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Your Employees May Be on the Verge of Diabetes. But Most Don’t Know It.



Find out more about prediabetes and what your employees can do to prevent or delay it.

By Carol Zicker, RN, Certified Diabetes Educator, Horizon BCBSNJ​

More than one out of three American adults has prediabetes. With numbers this high, the odds are good that some of your employees are currently living with this possible precursor to diabetes. But they may not even know it.

Nine out of 10 adults with prediabetes are unaware that they may go on to develop Type 2 diabetes. This disease not only puts employees’ health at risk but drives up health care costs while decreasing the productivity of the people who are at the center of your business’s success.

The good news is that with lifestyle changes, diabetes can be prevented or delayed. But how will your employees know if they have prediabetes, and what can be done to slow or stop its progress? Find answers to these common questions and more so your co-workers can be prepared to achieve their best health.

What is prediabetes?

Prediabetes is a condition where blood sugar levels are just starting to rise despite the body’s efforts to produce more insulin, a hormone that regulates blood sugar. Many people with prediabetes will go on to develop Type 2 diabetes.

A fasting blood sugar level from 100 to 125 mg/dL (5.6 to 6.9 mmol/L) indicates prediabetes. If it's 126 mg/dL (7 mmol/L) or higher, you have diabetes. Diabetes is a serious disease that can cause heart attack, stroke, blindness, kidney failure, or the loss of feet or legs. And it’s the seventh leading cause of death in the U.S. Learn more about diabetes.

What are the economic costs of diabetes? Diabetes does more than exact a physical toll; it places a gigantic economic burden on the health care system and employers. According to the American Diabetes Association (ADA), people diagnosed with diabetes have medical expenses approximately 2.3 times higher than those without diabetes. Or, viewed another way, one in seven health care dollars is spent in the U.S. treating diabetes and its complications.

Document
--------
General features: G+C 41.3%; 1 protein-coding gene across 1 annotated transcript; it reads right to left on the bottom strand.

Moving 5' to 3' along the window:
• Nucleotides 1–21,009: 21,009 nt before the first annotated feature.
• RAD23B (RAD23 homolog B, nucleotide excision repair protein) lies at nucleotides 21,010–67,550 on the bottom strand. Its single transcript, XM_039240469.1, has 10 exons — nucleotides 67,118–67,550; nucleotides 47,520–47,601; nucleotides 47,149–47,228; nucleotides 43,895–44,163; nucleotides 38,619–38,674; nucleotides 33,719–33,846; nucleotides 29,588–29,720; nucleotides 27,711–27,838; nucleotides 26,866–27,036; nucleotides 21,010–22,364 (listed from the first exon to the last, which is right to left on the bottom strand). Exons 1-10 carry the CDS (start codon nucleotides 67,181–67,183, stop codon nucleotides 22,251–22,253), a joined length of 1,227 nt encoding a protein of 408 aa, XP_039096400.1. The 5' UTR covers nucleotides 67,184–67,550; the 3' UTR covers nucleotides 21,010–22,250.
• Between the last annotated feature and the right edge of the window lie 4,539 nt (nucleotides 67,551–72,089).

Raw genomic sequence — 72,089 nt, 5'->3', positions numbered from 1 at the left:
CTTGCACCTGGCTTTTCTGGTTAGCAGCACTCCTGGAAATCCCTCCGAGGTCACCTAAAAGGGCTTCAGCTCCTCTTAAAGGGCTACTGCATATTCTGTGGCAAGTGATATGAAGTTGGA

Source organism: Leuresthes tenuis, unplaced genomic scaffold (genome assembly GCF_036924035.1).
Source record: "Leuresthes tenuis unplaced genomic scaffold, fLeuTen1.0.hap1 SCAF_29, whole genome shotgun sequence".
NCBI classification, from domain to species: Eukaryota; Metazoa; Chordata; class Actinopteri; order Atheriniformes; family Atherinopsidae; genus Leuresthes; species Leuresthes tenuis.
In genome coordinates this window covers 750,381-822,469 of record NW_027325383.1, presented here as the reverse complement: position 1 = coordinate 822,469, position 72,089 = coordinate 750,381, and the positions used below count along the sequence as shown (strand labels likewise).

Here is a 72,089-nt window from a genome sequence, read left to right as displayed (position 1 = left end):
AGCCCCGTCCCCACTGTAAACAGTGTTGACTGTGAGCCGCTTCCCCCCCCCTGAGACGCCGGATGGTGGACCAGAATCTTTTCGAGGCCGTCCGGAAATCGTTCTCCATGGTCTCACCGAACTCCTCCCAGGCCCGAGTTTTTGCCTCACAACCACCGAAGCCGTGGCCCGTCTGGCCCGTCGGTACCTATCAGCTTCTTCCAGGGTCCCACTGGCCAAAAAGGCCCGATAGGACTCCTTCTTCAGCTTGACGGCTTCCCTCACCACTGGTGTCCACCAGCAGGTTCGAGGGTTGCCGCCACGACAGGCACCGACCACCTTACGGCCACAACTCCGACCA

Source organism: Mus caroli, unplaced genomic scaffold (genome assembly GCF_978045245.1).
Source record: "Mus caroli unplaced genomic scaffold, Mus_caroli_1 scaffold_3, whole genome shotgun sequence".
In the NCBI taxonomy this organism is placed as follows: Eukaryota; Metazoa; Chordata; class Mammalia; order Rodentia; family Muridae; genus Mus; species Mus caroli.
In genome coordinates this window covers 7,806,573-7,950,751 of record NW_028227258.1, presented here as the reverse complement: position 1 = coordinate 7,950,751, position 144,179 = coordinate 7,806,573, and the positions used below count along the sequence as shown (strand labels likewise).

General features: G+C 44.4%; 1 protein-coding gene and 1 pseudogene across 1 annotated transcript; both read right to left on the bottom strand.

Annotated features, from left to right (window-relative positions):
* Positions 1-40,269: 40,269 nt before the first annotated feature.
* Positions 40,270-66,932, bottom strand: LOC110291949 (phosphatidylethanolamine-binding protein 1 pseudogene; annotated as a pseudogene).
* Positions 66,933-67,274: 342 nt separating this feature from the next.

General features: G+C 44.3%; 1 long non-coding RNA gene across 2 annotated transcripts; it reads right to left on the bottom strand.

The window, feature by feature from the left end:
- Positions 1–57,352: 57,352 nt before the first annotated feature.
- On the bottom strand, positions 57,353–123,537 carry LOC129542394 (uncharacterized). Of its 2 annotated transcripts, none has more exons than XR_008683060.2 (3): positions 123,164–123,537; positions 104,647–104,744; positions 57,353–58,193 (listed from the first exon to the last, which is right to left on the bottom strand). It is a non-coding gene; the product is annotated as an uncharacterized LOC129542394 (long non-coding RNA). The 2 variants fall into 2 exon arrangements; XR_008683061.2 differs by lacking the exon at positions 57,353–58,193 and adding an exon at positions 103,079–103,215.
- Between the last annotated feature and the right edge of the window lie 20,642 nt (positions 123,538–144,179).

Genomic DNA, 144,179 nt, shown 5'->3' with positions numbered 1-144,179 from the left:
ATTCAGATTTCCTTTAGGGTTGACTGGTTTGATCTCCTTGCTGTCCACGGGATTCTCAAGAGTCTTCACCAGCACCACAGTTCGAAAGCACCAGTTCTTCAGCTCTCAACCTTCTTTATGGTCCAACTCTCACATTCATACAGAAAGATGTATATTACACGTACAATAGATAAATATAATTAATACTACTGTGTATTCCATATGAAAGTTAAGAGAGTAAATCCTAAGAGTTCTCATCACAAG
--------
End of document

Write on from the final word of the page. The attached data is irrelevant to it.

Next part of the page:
Beyond medical expenses, diabetes impacts how effective employees can be at work. Increased absenteeism plus reduced productivity account for more than $30 billion in indirect costs attributable to diabetes, according to a 2017 ADA report. Learn more about the costs of diabetes.

Could someone have prediabetes and not know it? People can have prediabetes for years but have no clear symptoms. Risk factors for prediabetes include:

  • Being overweight
  • Being 45 years or older
  • Having a parent, brother or sister with Type 2 diabetes
  • Being physically active less than 3 times a week
  • Having had diabetes during pregnancy (gestational diabetes) or given birth to a baby that weighed more than nine pounds

To find out if they have prediabetes, employees can take this assessment from the Centers for Disease Control and Prevention and speak with their doctor.

If someone has prediabetes or known risks for diabetes, what can be done?

Here are three things people can do to help prevent or delay Type 2 diabetes:

1. Learn about healthy eating and how to manage your weight. According to the National Institutes of Health (NIH), people may be able to prevent or delay diabetes by losing five to seven percent of their starting weight. That’s like losing 10 to 14 pounds for a 200-pound person.

To maintain a healthy diet, people can start by reducing the number of calories they consume by eating smaller portions, choosing low-fat foods or drinking water instead of sweetened beverages like soda or juice.

2. Increase the level of physical activity. The NIH recommends getting at least 30 minutes of physical activity five days a week. Your employees should talk to a doctor who can help them plan the right exercise regimen. In any case, it’s best to start slowly to make their health goals more manageable.

3. Go to a doctor regularly for check-ups and screenings. A person’s blood sugar levels can change over time. A doctor who is familiar with someone’s medical history will be able to suggest specific changes that can be made to prevent or delay Type 2 diabetes.

You know someone living with Type 1 or Type 2 diabetes. What resources can you point them to?

Horizon Blue Cross Blue Shield of New Jersey offers a Diabetes Chronic Care Program, which can help members understand the importance of taking their medication, routine self-monitoring of their blood glucose levels, good nutrition, exercise and stress reduction to control their diabetes.

Horizon BCBSNJ’s nurse care managers will provide education and support to help people living with diabetes stay motivated to achieve their goals. Plus, we provide reminders for important monitoring tests, including dilated eye exams, foot examinations, A1C, LDL and microalbuminuria testing. This program is available to eligible Horizon BCBSNJ members of all ages diagnosed with diabetes.

To discover more ways to help your employees with diabetes or prediabetes make healthy lifestyle changes, talk with your Horizon BCBSNJ representative.